So, what should we do now when we have this? The solution is very simple: you should have an in-memory distributed cache like in NCache. First of all, it's in-memory, so the number one benefit that you get is that your application's performance will be increased. It's super-fast in comparison to a relational database. And, the main benefit is that it's linearly scalable. Unlike a database server, which is usually a single source. NCache can reside on multiple servers. It allows you to create a cache cluster which can run on multiple boxes. And, as you know, your requirements or needs grow, where you have to have more request-handling capacity that needs to be handled from your application tier, you can add more servers at runtime in the cache cluster.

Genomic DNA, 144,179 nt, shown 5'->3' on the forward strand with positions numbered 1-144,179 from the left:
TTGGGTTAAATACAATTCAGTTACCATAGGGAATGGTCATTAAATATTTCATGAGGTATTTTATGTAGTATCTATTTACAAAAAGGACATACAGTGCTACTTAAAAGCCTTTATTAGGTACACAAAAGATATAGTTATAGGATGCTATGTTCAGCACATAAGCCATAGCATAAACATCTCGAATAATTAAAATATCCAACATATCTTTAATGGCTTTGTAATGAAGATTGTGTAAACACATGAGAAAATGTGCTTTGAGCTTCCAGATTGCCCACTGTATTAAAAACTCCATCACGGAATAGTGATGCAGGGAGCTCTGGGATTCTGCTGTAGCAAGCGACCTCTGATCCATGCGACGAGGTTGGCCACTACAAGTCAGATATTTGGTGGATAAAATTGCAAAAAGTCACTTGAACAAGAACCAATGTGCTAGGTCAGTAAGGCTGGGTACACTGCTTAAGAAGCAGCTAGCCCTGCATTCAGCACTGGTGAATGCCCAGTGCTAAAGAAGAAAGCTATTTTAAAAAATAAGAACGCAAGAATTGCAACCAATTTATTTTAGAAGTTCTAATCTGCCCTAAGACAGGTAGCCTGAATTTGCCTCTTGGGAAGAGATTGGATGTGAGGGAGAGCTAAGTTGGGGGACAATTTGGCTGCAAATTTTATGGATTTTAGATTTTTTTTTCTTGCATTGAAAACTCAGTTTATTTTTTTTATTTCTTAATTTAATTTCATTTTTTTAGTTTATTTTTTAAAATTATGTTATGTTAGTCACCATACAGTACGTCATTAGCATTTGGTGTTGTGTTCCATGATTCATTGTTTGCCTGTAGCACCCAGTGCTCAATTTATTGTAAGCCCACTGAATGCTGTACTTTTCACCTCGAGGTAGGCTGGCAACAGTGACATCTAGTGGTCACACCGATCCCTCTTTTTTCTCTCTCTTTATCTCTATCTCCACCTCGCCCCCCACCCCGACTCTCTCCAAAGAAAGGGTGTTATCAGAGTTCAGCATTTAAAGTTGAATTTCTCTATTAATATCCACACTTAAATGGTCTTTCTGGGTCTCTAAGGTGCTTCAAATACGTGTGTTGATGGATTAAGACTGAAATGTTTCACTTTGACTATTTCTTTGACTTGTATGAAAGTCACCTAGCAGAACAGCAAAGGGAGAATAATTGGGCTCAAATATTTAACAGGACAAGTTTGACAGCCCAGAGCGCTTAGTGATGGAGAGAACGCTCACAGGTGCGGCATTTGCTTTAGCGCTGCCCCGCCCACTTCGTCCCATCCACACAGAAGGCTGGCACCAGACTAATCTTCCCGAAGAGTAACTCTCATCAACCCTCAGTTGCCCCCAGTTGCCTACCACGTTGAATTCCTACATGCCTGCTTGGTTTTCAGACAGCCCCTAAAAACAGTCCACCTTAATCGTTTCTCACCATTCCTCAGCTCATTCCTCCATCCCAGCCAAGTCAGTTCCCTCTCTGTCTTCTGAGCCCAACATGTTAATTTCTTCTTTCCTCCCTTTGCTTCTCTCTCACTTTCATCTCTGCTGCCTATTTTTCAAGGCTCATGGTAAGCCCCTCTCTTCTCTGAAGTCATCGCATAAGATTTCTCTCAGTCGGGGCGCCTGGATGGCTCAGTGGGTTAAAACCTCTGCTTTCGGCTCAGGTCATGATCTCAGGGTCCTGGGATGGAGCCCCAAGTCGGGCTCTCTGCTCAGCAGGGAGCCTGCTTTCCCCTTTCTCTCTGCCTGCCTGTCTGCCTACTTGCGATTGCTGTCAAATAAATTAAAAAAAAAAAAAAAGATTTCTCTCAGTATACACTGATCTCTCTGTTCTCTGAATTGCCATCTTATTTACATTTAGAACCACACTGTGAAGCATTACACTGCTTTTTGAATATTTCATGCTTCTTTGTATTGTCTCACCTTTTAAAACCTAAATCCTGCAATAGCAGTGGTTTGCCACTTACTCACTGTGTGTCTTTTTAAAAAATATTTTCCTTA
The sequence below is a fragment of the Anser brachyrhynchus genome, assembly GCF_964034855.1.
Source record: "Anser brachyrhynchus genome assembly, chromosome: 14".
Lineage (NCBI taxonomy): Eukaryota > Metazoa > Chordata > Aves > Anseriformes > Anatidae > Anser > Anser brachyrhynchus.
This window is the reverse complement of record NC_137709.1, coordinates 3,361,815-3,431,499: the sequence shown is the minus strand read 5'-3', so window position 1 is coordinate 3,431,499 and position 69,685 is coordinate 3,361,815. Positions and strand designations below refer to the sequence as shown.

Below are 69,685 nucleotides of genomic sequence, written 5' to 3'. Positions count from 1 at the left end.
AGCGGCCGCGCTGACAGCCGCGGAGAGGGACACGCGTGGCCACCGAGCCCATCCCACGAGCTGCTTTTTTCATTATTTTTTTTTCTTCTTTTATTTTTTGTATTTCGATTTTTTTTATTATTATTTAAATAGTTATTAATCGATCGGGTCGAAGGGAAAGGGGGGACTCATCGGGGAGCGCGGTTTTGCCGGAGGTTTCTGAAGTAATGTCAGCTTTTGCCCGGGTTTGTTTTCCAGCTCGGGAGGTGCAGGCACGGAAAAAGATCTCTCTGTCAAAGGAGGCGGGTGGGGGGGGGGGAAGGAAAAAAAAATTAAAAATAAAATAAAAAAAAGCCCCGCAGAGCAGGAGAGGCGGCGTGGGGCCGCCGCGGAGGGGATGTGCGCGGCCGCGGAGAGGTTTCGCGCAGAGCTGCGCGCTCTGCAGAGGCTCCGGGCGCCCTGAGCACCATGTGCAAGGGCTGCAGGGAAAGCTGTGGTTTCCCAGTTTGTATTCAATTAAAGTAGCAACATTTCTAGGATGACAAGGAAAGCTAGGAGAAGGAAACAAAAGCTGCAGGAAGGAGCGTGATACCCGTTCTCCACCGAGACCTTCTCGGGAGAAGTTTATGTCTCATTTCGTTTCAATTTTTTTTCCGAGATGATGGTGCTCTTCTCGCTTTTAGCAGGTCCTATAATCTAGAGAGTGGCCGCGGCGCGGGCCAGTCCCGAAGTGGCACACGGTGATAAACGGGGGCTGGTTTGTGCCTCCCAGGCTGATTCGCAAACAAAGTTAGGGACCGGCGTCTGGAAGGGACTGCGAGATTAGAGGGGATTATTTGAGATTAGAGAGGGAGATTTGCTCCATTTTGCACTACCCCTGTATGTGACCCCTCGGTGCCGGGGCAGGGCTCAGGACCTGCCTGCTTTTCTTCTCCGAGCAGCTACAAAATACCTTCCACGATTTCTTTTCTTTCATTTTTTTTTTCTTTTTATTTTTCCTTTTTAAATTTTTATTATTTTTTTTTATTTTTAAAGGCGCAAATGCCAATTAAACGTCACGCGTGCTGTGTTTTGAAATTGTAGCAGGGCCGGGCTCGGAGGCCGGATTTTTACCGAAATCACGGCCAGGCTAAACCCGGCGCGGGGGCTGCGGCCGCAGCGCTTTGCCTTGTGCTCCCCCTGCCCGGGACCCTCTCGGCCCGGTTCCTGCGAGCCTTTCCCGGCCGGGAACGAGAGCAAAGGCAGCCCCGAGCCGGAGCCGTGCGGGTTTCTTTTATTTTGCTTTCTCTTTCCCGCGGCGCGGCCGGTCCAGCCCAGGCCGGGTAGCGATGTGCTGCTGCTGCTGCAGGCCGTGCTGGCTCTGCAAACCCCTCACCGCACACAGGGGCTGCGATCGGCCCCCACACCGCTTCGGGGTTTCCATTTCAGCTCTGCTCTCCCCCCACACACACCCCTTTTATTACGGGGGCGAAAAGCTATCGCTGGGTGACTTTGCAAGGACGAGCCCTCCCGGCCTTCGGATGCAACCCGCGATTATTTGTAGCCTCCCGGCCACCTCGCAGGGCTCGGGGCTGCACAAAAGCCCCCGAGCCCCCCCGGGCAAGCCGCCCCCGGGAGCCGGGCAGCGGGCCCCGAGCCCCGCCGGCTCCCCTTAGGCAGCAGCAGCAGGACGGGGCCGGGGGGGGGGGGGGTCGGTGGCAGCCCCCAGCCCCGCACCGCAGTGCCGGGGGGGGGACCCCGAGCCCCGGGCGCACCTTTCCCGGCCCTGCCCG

The nice thing about NCache is that you use it in addition to a relational database; or a back-end database, it's not a replacement of your conventional data sources. It's something which will complement, you know, the existing data sources in such a way that it's able to increase performance for your applications. It's able to increase the request-handling capacity for your applications. And, as you grow on the application end, you can always grow the number of servers in the cache cluster, because these are servers in a cluster, so they work as a team. They're able to divide the request load among themselves in such a way that they give you linear scalability as a result. So, NCache is a linearly scalable model, and it's very easy to use. Let's talk how the deployment architecture works. So, in a typically large production environment, this is how NCache would look like: